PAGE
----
+44 1803 865913
By: WO Pruitt and LM Baskin
163 pages, Figs, tabs, col photos
Language: Bilingual in English and Russian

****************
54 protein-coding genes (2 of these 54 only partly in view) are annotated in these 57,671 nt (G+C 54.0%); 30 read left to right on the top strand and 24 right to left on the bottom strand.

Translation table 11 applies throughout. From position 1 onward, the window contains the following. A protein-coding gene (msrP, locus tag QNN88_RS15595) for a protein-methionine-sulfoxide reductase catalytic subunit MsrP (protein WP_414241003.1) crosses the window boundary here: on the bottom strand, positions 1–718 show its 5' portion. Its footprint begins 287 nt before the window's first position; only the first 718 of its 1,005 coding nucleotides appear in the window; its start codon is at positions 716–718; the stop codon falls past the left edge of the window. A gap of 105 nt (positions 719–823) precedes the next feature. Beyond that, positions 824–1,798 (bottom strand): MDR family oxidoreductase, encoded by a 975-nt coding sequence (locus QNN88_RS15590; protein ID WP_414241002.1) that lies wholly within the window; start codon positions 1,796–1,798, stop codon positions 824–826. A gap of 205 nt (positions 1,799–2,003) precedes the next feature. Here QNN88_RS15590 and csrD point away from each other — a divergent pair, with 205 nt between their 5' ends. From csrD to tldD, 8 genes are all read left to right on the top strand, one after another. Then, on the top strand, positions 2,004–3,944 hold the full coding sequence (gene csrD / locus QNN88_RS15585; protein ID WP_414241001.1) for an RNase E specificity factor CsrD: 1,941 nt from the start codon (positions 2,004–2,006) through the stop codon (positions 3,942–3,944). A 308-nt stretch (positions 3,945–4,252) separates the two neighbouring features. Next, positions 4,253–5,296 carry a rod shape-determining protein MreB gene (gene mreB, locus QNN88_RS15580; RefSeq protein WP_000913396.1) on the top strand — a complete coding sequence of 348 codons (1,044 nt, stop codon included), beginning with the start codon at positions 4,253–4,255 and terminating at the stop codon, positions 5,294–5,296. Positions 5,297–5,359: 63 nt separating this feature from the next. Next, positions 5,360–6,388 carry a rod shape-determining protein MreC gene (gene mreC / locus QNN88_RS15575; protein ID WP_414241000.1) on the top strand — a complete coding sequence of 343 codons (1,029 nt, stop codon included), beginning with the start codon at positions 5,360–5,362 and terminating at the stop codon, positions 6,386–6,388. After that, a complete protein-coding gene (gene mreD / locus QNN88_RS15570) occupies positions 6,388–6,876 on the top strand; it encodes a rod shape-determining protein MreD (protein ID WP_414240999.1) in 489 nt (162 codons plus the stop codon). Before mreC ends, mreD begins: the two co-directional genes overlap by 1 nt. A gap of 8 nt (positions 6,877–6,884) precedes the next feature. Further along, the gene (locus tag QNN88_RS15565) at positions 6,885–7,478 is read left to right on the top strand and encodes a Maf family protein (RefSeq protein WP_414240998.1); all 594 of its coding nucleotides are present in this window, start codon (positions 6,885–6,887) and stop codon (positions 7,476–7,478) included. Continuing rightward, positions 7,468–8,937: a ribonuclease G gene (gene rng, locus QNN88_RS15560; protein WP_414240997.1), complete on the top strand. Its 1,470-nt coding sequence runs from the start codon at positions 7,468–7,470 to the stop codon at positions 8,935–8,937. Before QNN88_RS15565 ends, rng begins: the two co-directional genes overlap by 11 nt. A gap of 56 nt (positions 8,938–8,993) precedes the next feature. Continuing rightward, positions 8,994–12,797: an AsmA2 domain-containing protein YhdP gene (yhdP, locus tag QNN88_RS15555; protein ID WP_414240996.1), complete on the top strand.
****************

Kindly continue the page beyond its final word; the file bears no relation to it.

The circumpolar taiga or boreal forest is remarkably uniform in its climate, vegetation types and animal types. All life forms here have evolved adaptations to the long, cold and snowy winters, the short, hot and dry summers and the swiftly-changing seasons. The same genera and families of birds and mammals occur in this forest type in Eurasia and North America. Humans have invaded and exploited these northern coniferous forests differently in Canada and Russia. Although the history of human use has been different between the two countries the end results in both have frequently been catastrophic for vegetation, animals and some human groups. Such similarities and differences have been studied by biologists, human ecologists, anthropologists and other scientists at two research and teaching field stations in the taiga. Introductions to their work are presented here in both English and Russian in parallel texts.
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